What Is Advance Care Planning?

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Advance care planning involves learning about the types of decisions that might need to be made, considering those decisions ahead of time, and then letting others know—both your family and your health care providers—about your preferences. These preferences are often put into an advance directive, a legal document that goes into effect only if you are incapacitated and unable to speak for yourself. This could be the result of disease or severe injury—no matter how old you are. It helps others know what type of medical care you want.

An advance directive also allows you to express your values and desires related to end-of-life care. You might think of it as a living document—one that you can adjust as your situation changes because of new information or a change in your health.

Advance Care Planning Decisions

Sometimes decisions must be made about the use of emergency treatments to keep you alive. Doctors can use several artificial or mechanical ways to try to do this. Decisions that might come up at this time relate to:

  • CPR (cardiopulmonary resuscitation)
  • Ventilator use
  • Artificial nutrition (tube feeding) and artificial hydration (IV, or intravenous, fluids)
  • Comfort care

What is CPR? Cardiopulmonary resuscitation might restore your heartbeat if your heart stops or is in a life-threatening abnormal rhythm. It involves repeatedly pushing on the chest with force, while putting air into the lungs. This force has to be quite strong, and sometimes ribs are broken or a lung collapses. Electric shocks, known as defibrillation, and medicines might also be used as part of the process. The heart of a young, otherwise healthy person might resume beating normally after CPR. Often, CPR does not succeed in older adults who have multiple chronic illnesses or who are already frail.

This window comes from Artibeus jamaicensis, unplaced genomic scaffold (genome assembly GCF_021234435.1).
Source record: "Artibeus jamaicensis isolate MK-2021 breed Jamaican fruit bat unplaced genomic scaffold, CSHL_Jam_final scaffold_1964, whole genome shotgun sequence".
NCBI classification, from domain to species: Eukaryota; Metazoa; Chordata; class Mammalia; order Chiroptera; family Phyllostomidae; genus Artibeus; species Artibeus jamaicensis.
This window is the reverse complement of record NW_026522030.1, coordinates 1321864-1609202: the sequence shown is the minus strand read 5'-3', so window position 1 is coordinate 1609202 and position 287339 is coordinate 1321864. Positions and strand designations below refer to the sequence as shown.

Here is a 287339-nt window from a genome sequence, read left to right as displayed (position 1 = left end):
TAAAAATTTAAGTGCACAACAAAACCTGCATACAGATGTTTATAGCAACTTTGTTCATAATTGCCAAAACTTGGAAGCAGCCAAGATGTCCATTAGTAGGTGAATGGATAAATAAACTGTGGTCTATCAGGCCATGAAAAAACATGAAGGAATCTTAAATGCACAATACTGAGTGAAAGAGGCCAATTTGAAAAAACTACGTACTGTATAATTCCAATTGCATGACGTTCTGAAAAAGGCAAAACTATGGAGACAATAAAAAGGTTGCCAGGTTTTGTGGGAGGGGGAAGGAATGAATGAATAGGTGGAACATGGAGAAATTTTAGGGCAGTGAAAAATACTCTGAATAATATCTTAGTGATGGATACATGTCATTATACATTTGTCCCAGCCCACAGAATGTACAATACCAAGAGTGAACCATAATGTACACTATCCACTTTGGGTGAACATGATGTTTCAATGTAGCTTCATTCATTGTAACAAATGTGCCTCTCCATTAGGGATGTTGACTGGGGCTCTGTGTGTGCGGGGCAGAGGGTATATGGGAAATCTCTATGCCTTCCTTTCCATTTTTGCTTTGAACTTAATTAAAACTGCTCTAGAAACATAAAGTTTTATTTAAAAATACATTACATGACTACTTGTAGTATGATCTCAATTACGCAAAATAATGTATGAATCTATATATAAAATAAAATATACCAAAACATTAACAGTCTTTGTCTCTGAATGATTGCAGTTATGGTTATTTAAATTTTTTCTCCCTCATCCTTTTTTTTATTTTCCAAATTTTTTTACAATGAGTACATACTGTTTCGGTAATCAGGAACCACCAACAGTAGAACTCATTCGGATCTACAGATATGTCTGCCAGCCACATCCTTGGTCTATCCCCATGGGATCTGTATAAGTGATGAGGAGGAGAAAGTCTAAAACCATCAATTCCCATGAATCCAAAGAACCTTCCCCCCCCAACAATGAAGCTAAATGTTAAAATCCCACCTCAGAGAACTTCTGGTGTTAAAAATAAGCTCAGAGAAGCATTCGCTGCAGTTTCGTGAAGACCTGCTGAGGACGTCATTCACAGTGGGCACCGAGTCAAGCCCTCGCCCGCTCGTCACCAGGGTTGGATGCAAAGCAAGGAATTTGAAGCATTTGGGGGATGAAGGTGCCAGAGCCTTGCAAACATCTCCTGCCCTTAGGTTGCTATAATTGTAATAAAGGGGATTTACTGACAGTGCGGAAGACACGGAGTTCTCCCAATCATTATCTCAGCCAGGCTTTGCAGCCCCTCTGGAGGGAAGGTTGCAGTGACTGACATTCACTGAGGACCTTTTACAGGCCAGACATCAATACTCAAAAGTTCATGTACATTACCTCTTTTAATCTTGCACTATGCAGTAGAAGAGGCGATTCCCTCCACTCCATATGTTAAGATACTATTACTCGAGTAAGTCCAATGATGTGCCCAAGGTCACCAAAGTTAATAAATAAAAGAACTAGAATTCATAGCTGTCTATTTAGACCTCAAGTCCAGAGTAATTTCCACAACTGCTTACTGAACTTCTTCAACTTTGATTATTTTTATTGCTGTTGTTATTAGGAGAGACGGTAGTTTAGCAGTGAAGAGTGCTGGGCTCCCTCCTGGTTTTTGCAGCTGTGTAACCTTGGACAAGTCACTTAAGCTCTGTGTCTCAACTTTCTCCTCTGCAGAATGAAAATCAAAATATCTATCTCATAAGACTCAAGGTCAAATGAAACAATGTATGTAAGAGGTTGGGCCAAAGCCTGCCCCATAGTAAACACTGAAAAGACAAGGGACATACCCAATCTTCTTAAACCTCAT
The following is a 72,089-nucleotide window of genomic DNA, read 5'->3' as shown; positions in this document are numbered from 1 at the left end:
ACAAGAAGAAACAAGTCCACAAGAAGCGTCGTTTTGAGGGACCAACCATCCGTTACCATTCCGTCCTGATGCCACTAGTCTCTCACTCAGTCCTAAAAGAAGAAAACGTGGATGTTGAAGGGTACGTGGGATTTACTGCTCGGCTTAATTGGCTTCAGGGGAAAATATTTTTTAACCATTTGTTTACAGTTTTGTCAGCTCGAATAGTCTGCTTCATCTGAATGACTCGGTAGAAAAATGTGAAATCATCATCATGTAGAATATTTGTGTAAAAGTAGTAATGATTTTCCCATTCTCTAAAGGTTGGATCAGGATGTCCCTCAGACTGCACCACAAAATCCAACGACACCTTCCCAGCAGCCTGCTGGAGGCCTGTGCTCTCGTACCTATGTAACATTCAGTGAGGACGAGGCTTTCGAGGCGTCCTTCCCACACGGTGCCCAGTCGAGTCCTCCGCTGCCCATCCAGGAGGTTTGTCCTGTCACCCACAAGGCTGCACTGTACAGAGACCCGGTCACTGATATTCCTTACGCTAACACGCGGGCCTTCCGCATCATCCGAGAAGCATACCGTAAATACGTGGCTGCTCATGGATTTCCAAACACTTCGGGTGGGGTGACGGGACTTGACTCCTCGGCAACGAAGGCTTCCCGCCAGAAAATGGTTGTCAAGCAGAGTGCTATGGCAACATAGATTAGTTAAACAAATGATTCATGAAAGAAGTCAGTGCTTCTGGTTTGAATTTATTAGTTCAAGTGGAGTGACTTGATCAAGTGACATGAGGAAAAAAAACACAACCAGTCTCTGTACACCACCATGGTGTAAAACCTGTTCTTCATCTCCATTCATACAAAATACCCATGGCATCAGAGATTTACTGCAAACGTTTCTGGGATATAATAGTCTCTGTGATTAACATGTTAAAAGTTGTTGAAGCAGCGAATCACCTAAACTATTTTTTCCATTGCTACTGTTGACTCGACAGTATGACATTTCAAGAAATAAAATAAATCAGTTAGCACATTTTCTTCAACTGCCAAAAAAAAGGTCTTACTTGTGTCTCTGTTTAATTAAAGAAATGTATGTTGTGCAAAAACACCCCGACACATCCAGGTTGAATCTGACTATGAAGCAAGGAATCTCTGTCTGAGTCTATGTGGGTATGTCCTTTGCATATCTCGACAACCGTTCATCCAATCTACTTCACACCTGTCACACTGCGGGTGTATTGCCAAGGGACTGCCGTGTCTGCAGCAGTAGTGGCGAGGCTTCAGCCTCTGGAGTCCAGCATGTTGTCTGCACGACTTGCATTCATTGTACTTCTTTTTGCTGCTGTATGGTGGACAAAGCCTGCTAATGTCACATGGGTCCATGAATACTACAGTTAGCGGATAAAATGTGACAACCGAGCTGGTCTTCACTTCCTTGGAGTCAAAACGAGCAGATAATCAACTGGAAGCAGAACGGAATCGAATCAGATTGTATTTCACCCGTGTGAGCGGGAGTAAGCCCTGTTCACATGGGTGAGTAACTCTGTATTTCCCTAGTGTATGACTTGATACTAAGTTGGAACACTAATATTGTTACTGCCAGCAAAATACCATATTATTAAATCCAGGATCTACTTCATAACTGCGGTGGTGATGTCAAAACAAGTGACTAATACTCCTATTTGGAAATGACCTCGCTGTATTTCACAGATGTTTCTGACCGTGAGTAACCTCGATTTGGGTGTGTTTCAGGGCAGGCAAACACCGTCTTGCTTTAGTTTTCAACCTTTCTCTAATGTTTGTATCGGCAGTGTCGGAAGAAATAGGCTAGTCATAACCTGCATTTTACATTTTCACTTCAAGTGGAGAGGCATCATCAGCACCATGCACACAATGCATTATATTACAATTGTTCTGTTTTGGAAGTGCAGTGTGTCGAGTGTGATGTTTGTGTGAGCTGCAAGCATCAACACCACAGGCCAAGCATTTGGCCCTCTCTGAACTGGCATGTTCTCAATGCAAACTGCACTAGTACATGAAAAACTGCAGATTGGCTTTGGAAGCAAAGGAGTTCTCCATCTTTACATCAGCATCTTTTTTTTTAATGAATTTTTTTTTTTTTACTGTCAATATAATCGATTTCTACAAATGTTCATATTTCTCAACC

Using a ventilator as emergency treatment. Ventilators are machines that help you breathe. A tube connected to the ventilator is put through the throat into the trachea (windpipe) so the machine can force air into the lungs. Putting the tube down the throat is called intubation. Because the tube is uncomfortable, medicines are often used to keep you sedated while on a ventilator. If you are expected to remain on a ventilator for a long time, a doctor may perform a tracheotomy or “trach” (rhymes with “make”). During this bedside surgery, the tube is inserted directly into the trachea through a hole in the neck. For long-term help with breathing, a trach is more comfortable, and sedation is not needed. People using such a breathing tube are not able to speak without special help because exhaled air does not go past their vocal cords.

Using artificial nutrition and hydration near the end of life. If you are not able to eat, you may be fed through a feeding tube that is threaded through the nose down to your stomach. If tube feeding is still needed for an extended period, a feeding tube may be surgically inserted directly into your stomach. Hand feeding (sometimes called assisted oral feeding) is an alternative to tube feeding. This approach may have fewer risks, especially for people with dementia.

If you are not able to drink, you may be provided with IV fluids. These are delivered through a thin plastic tube inserted into a vein.

Artificial nutrition and hydration can be helpful if you are recovering from an illness. However, studies have shown that artificial nutrition toward the end of life does not meaningfully prolong life. Artificial nutrition and hydration may also be harmful if the dying body cannot use the nutrition properly.

What is comfort care at the end of life? Comfort care is anything that can be done to soothe you and relieve suffering while staying in line with your wishes. Comfort care includes managing shortness of breath; limiting medical testing; providing spiritual and emotional counseling; and giving medication for pain, anxiety, nausea, or constipation.

Share this infographic to spread advance care planning tips to help get your affairs in order.